Headley Spring Newsletter 2023

Headley Spring Newsletter 2023

Our last newsletter hoped that 2023 would bring some calmer times for all but the jury is still out so far. It remains a difficult period with continued increasing costs, which has led to many of us reconsidering or delaying plans.  The below looks at some topical areas of interest currently.

Spring Budget 2023

We hope you found our recent Budget newsletter informative. Here are some key points for the new tax year:

  • No more Lifetime Allowance tax charge
  • Existing pension Lifetime Allowance protections can be retained if contributions restart, but further tax-free cash may not accrue
  • Annual Allowance increase from £40,000 to £60,000 for most people
Income tax
  • Income thresholds remain frozen until April 2028
  • Starting rate for savings remains at £5,000 for the tax year 2023/24.
Capital Gains Tax
  • The Capital Gains Tax (CGT) annual exemption has been cut from £12,300 to £6,000 from 6 April 2023, and will reduce further to £3,000 from 6 April 2024. The tax rates of CGT remain unchanged.
Corporation Tax
  • Corporation tax rose from 19% to 25% from 6 April 2023. However, small companies with profits below £50,000 will continue to pay at the current rate of 19%. Companies with profits between £50,000 and £250,000 will pay between 19% and 25%.
State Pensions
  • The triple lock for the State pension is maintained, which guarantees the 10.1% increase in April.
  • The Government has recently extended the voluntary National Insurance deadline to 31 July 2023 to give taxpayers more time to fill gaps in their National Insurance record going back to 2006 (see article below).

If you have not yet read our Spring Budget newsletter yet, please click here to read it in full.


We know that the journey through divorce can be a tough one. As experienced chartered financial planners, we can make sure that the pensions’ question is one less thing for you to worry about. Outside of the family home, pensions are often the biggest asset to share when two people divorce. Despite this, however, pension assets are frequently ignored or simply overlooked, especially in the early part of divorce proceedings, resulting in rushed and potentially unsatisfactory outcomes.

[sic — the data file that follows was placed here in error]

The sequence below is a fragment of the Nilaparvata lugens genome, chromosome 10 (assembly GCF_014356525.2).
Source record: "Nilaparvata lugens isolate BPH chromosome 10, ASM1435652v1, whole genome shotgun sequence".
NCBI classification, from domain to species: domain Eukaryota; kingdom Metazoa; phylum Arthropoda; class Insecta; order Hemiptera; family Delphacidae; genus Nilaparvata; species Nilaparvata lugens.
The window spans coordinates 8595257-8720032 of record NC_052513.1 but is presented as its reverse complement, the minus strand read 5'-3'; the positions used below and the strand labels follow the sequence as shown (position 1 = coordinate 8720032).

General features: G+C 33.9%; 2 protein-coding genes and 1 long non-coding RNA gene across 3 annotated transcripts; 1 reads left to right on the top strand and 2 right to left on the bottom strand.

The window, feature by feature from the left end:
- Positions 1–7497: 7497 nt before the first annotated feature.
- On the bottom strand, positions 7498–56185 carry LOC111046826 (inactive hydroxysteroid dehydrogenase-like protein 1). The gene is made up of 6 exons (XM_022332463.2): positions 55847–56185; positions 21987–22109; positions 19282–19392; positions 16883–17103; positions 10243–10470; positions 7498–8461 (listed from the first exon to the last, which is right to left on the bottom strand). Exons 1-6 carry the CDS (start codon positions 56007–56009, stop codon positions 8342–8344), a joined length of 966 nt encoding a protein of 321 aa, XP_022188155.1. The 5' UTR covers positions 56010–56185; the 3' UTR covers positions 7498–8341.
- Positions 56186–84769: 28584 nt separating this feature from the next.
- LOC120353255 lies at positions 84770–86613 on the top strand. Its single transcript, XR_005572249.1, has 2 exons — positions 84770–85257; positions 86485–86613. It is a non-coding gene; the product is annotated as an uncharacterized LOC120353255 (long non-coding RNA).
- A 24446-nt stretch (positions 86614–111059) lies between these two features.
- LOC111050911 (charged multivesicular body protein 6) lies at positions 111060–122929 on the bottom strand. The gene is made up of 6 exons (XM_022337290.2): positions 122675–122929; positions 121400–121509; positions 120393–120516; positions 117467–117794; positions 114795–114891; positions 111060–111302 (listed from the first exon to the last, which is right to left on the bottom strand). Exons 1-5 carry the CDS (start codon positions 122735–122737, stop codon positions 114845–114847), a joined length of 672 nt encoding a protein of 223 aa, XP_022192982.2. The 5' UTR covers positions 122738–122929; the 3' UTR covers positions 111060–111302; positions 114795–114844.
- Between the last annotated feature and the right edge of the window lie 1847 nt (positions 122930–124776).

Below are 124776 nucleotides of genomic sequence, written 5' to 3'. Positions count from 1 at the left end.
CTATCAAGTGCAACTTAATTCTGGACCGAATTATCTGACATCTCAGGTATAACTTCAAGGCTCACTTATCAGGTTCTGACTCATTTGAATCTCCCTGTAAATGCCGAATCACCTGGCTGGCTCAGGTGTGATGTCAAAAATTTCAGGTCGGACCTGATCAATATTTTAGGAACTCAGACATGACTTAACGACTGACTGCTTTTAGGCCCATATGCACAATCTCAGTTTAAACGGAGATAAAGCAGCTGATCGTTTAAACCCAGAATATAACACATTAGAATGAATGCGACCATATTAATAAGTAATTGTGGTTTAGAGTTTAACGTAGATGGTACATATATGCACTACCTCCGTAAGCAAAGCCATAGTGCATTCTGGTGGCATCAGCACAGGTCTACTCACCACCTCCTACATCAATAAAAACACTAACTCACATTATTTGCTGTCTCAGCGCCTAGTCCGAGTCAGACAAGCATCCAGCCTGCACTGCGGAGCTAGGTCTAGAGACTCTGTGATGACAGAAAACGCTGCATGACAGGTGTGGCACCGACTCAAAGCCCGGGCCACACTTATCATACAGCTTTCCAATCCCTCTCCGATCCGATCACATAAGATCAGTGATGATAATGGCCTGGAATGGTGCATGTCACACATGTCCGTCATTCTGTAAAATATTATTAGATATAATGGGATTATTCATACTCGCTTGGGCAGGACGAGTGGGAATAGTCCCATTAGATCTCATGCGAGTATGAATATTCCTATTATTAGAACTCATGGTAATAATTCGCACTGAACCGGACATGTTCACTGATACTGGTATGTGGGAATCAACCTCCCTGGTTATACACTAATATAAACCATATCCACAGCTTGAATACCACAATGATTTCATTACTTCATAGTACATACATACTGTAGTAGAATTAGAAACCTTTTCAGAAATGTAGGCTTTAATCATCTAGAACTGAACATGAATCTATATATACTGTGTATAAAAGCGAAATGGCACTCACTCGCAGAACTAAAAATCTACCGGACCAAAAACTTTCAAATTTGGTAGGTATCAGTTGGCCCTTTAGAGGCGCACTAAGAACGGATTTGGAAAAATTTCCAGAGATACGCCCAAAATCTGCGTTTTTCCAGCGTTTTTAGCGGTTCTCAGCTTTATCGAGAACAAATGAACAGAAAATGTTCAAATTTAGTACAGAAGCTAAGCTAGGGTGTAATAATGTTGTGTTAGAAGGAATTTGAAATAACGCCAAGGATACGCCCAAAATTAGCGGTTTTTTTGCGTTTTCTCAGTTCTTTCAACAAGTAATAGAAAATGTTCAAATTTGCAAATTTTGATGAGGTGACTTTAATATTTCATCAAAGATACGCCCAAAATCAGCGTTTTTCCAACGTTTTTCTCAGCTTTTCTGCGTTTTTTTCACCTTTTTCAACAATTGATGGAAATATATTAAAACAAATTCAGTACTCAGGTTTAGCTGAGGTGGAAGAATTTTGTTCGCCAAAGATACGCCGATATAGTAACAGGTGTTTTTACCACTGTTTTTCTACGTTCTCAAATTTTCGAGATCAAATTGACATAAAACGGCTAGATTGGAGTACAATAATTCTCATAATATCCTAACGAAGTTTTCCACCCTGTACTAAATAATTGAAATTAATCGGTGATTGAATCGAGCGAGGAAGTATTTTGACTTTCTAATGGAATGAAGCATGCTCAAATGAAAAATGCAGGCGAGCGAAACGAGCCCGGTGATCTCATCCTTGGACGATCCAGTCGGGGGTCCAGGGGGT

Headley’s Phil Hasell has written two articles to answer some common questions around pensions and divorce to provide further insight. These are available on the links below and on our website:

Top 10 questions about sharing pensions on divorce

What the best divorce solicitors know about pension sharing

Just how much does retirement cost?

Now that we are in April, the New State Pension is rising to £203.85 per week, a 10.1% increase on the current level, thanks to the infamous ‘triple lock’. At the same time, the National Living Wage rises to £10.42 an hour, equivalent to £364.70 a week. As both could be regarded as Government determined minimum incomes, the gap between the two begs questions about why retirement ‘appears’ to be so much less expensive.

How much retirement income is needed to maintain your standard of living?

Since 2019, the Pensions and Lifetime Savings Association (PLSA) has published estimates of the net income needed to answer that question. In conjunction with Loughborough University, the PLSA produces a table of target retirement incomes for three distinct living standards:

  • Minimum, a level of income which covers all needs, with ‘some left over for fun’
  • Moderate, a higher level of income, providing more financial security and flexibility, and
  • Comfortable, the top level of income, giving more financial freedom and ‘some luxuries’

There are six common categories underlying each standard – house, food, transport, holidays & leisure, clothing & personal and helping others. For example, under the holidays & leisure heading, the minimum standard for a couple is one week and a long weekend in the UK each year, while the comfortable standard envisages three weeks in Europe every year. The standards are reviewed annually as living patterns change. For instance, in the latest update, published in January 2023, supermarket delivery charges have been included for the first time.